"For Dareke going into year two," said Waldron. "Last year he was really able to carve out a role starting with special teams. And then finding his way on the field in different roles at receiver. Another guy that the more you can do, especially early on in your career, the more times you're able to make that active gameday roster. So, Dareke now is just keeping improving and getting better and better at receiver and the route-running. And some of the different things. Knowing coming out of college, the different style of offense he was in in his later years. So, he's just going to continue to grow and get better. He's smart, tough and reliable, so he'll keep finding a way to be on the field."
Young pointed out his efforts to observe wideouts DK Metcalf and Tyler Lockett, as well as soaking up Lal's tutelage in his development.
"Just watching film," said Young. "Just watching the guys who are in front of me, like DK and Tyler and just seeing how they get in-and-out of their breaks. All the nuances they do while they're running their route to get open. And just really buying into what Sanjay taught me all last year. I feel like my progression from the time I got here to the end of the season was a full 180. I felt like I was a different type of receiver by the end of the year. And that was all because of Tyler and DK and Sanjay."
The reserved Metcalf opts to let his play on-the-field and business savvy off the gridiron to do his talking for him, but the 25-year-old is more-than-willing to help his younger teammates along the way regardless of position. Young discussed his relationship with the fifth-year wideout and the things he's learned in year-one from the Ole Miss alum.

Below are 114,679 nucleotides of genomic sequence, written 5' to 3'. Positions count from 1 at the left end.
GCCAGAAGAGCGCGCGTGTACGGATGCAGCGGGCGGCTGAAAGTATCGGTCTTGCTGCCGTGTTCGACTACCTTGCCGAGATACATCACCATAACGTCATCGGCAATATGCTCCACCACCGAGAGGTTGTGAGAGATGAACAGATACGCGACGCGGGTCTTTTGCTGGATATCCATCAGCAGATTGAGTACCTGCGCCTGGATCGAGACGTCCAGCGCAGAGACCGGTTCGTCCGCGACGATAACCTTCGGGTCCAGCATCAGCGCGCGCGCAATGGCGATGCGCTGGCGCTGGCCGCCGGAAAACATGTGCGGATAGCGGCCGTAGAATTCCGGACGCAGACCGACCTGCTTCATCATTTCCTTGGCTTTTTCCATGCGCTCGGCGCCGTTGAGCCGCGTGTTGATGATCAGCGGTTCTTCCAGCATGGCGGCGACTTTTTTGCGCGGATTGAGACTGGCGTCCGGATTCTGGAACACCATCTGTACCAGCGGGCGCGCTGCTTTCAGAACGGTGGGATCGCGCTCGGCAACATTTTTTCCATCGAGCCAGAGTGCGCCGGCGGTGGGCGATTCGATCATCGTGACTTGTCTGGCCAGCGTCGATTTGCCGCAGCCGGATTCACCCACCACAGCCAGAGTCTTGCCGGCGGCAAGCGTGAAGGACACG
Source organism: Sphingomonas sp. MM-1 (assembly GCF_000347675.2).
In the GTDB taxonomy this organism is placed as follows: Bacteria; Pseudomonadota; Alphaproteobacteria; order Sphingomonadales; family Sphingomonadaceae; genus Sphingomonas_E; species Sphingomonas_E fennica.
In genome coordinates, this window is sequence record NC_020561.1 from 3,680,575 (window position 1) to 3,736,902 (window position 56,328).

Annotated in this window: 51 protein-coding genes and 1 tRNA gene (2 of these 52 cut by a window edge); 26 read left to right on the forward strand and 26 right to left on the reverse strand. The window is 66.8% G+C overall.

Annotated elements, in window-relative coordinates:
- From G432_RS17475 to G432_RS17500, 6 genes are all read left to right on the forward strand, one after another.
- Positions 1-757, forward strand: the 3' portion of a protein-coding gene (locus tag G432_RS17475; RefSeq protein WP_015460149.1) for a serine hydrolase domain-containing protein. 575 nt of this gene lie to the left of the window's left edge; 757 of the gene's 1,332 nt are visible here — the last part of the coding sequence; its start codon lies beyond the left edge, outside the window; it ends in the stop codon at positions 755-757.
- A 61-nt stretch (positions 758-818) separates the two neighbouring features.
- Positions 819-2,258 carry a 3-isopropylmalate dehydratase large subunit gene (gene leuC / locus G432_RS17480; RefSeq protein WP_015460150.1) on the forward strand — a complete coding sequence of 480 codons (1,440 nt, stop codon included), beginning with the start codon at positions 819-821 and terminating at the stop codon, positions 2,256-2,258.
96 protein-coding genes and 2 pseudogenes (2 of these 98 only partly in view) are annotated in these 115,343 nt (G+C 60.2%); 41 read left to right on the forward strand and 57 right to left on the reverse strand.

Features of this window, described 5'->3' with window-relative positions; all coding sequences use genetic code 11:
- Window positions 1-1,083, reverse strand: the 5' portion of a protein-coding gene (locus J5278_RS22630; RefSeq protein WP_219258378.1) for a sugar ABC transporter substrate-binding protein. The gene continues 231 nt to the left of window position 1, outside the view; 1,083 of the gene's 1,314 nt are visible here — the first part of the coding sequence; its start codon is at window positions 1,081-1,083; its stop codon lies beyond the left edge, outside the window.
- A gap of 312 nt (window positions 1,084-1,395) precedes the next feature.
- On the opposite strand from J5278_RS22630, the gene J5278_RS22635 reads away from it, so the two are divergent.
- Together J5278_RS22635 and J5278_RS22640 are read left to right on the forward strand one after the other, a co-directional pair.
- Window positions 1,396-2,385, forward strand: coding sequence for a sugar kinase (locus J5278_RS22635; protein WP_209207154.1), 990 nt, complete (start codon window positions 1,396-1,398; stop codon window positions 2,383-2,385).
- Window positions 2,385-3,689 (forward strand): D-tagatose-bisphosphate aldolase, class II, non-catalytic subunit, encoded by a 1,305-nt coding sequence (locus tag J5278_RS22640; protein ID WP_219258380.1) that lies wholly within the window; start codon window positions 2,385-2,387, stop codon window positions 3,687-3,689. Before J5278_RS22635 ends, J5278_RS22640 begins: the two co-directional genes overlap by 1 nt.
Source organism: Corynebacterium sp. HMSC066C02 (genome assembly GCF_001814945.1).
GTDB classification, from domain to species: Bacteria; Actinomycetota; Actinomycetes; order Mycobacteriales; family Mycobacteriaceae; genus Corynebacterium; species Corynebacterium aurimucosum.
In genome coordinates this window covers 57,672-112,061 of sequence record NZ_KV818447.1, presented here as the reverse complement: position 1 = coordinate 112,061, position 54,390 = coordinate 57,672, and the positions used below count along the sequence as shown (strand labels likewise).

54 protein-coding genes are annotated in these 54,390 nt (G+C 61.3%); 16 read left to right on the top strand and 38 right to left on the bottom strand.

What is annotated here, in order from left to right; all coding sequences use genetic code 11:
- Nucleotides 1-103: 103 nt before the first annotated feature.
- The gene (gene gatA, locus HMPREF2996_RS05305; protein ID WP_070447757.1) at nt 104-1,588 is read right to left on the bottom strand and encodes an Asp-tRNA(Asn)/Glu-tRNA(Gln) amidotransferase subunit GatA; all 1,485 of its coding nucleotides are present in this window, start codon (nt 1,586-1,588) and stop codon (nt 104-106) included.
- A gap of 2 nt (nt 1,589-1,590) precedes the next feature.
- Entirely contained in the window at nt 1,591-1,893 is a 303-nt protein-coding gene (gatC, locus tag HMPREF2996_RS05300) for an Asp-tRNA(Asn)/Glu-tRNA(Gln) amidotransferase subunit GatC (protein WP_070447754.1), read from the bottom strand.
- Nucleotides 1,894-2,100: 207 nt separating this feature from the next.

"I learned a lot from DK," said Young. "Whether it was just him telling me stuff, but I mainly learned a lot from him just watching his work ethic. All during the season last year, we both lifted together. So I always used to do what he did, whether it was extra work or getting extra reps in with whatever we were doing. Before I got here, I already had a good work ethic. But, just being with somebody and trying to get on his level, it was always good working out with him. If I ever had a question or anything, I'd shoot him a text and ask him, and he'd shoot it right back. So he's always been a good mentor. And Tyler, I always ask him how he reads defenses. Not only is he a good route-runner, but he knows how to get into the open spots, so Tyler always helps me with that. With those two guys, I feel like I was put in a great position being a rookie learning from two of the best receivers in the NFL."
Episode 3 of the second season of The Sound highlights Young learning to accept his new-found fame in the Pacific-Northwest as he explores downtown Seattle. Maybe, Young will continue to walk in Metcalf's footsteps as a Seahawk that leads by actions rather than words, opting to show up on the field and shy away from the cameras. Whether or not Young becomes comfortable enough to make his appearances on The Sound and represent the team at community events more frequently is yet to be determined. But Young's desire to become a better football player and human being is worth noting.